Photovoice Ethics: Critical Reflections From Men’s Mental Health Research

We have chosen to present the 30 workshop photos as a series of collages. The photos have been randomly sorted and placed to fit a variety of configurations using Canva. You can observe the multitude of phenomena, objects, and moments that the participants used to address the prompt. Some examples of the photos taken by participants include trains (or parts of trains), lamps, flowers, stairs, windows, and snacks. How do these photos resonate with your own thoughts about SoTL?

The workshop exercise took place across several stages that mirror those of photo narration in the classroom. We started with focused attention, in this case on a rather complex and abstract concept: SoTL. This was followed by reflection and sharing of the representation practices reflected in the photos. If this had been a classroom exercise, we might have ended there. Instead, we asked participants to review the full gallery of photos gathered and look for patterns of representation.  In other words, we started to shift toward looking at these photos as evidence—what does this collection of images tell us about how SoTL is represented across a multi-national, multi-/trans-disciplinary group of scholars and practitioners? We also considered what the implications for further research might be. What would happen, for example, if we extended the exercise to all of the conference attendees? Or shifted the context from a train station to a kitchen, a classroom, a [insert space here]?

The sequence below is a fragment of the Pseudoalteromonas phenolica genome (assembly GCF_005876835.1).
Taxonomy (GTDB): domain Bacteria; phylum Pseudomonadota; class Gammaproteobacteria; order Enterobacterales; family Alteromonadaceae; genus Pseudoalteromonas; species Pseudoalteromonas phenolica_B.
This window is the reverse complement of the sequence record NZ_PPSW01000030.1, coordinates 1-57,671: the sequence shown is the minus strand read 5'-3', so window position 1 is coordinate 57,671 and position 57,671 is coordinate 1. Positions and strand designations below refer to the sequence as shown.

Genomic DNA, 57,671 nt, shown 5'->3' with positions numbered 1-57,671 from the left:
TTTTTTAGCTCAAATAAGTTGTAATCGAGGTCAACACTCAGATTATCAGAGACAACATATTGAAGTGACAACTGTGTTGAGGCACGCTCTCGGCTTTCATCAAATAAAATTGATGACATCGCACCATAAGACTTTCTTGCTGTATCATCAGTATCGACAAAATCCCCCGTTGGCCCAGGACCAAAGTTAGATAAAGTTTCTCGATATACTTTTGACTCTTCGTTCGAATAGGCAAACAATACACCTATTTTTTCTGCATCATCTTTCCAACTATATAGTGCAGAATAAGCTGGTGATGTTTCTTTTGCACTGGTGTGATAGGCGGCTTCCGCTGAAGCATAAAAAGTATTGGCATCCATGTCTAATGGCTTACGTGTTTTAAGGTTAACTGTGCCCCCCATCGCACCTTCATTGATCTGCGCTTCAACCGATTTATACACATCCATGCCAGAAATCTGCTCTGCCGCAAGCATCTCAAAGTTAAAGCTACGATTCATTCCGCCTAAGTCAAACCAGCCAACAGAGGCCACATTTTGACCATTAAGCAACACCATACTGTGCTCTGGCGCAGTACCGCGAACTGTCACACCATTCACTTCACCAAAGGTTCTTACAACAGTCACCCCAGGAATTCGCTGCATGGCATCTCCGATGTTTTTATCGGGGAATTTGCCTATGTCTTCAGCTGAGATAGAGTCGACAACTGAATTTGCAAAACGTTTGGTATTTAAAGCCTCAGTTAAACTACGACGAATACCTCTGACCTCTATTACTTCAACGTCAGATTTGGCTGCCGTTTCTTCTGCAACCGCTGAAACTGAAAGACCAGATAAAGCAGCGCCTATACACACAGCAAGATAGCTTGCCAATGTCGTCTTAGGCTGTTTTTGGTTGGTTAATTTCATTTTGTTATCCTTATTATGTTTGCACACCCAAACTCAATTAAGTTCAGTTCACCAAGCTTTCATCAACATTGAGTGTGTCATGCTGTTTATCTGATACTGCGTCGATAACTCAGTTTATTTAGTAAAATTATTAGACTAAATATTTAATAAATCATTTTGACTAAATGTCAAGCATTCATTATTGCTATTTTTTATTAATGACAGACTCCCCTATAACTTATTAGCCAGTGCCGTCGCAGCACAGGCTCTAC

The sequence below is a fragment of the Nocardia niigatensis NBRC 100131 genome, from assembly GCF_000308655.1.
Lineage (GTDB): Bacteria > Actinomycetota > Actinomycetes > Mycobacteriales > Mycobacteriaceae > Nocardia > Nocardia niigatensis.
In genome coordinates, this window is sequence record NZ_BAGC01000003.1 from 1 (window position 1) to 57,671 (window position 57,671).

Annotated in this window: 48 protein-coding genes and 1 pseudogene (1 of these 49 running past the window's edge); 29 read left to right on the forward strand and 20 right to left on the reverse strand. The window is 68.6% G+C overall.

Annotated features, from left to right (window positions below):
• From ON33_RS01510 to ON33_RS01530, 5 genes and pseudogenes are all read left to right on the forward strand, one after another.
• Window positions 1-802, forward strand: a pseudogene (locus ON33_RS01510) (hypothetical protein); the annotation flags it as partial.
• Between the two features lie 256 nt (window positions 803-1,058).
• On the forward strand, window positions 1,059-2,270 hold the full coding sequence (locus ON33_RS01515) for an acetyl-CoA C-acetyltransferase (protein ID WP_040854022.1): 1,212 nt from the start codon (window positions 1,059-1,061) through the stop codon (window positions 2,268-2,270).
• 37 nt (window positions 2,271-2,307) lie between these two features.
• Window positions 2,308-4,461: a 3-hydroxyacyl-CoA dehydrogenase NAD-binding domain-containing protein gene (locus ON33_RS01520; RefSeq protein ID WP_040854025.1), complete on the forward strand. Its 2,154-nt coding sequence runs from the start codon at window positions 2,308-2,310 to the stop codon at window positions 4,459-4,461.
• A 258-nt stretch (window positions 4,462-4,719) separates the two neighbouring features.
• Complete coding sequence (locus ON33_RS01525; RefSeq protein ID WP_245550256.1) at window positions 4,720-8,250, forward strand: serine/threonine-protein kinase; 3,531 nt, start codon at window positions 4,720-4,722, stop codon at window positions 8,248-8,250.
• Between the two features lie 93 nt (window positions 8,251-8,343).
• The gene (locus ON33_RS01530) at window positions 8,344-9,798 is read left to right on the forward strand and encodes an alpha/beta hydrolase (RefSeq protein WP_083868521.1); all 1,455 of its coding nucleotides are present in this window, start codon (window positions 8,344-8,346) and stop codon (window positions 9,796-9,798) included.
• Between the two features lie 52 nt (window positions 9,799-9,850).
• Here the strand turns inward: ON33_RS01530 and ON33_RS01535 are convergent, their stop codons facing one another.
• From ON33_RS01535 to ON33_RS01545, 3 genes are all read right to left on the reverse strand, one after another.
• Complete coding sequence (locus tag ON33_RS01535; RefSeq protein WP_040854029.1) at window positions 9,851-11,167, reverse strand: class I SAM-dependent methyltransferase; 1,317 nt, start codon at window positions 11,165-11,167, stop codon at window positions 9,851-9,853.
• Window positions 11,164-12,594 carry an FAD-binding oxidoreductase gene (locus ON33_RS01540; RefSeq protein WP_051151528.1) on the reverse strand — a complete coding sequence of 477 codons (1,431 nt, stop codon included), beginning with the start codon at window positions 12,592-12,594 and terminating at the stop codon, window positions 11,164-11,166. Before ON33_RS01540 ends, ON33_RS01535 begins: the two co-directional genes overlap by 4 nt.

Did you notice any patterns as you were engaging with the photos or did these seem like random photos that have been thrown together? Both are fair responses to the photos. The beauty of photo narration lies in its interpretation, both by the creator and by the viewer. As is typical in photo narration, the participants offered insights during the workshop about the meanings they had ascribed to their photos. Identified themes are SoTL as illumination, SoTL as diversity, SoTL as system, SoTL as movement, and SoTL as connection. The interesting take-away from the workshop is the ways that the context itself shaped understandings of SoTL.

We appreciate you travelling with us, but we would also like to continue our journey together. Several participants suggested that we might create a new ISSOTL special interest group (SIG) focused on visual pedagogies as well as visual sources of evidence in SoTL. To put in the proposal to form the SIG, we need at least 10 fellow passengers to become founding members. If you would be willing to join us on the next leg of this voyage, please send an email to Laura Cruz (   

-Laura Cruz (Penn State, U.S.) and Jacob Kelley (Auburn University, U.S.)

References and Further Reading

Creighton, Genevieve, John L. Oliffe, Olivier Ferlatte, Joan Bottorff, Alex Broom, and Emily K. Jenkins (2018). Photovoice ethics: Critical reflections from men’s mental health research.” Qualitative Health Research 28 (3): 446–455.